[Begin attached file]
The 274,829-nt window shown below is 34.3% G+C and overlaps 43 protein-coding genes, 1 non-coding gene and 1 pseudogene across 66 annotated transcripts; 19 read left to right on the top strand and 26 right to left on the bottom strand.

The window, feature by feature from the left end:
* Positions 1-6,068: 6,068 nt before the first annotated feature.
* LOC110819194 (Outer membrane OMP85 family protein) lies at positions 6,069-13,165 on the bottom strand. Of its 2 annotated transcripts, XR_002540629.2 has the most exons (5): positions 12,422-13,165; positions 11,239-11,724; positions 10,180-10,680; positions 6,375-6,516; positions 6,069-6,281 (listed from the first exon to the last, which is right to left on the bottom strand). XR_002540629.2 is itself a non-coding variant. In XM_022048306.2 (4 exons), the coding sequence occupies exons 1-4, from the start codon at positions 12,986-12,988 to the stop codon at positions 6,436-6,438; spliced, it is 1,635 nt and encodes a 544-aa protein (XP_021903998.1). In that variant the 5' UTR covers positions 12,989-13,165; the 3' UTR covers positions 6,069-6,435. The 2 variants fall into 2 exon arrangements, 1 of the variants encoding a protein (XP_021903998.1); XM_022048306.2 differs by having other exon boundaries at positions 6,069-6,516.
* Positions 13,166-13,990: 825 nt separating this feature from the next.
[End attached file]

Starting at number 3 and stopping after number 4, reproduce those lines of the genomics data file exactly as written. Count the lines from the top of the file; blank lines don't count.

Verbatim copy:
* Positions 1-6,068: 6,068 nt before the first annotated feature.
* LOC110819194 (Outer membrane OMP85 family protein) lies at positions 6,069-13,165 on the bottom strand. Of its 2 annotated transcripts, XR_002540629.2 has the most exons (5): positions 12,422-13,165; positions 11,239-11,724; positions 10,180-10,680; positions 6,375-6,516; positions 6,069-6,281 (listed from the first exon to the last, which is right to left on the bottom strand). XR_002540629.2 is itself a non-coding variant. In XM_022048306.2 (4 exons), the coding sequence occupies exons 1-4, from the start codon at positions 12,986-12,988 to the stop codon at positions 6,436-6,438; spliced, it is 1,635 nt and encodes a 544-aa protein (XP_021903998.1). In that variant the 5' UTR covers positions 12,989-13,165; the 3' UTR covers positions 6,069-6,435. The 2 variants fall into 2 exon arrangements, 1 of the variants encoding a protein (XP_021903998.1); XM_022048306.2 differs by having other exon boundaries at positions 6,069-6,516.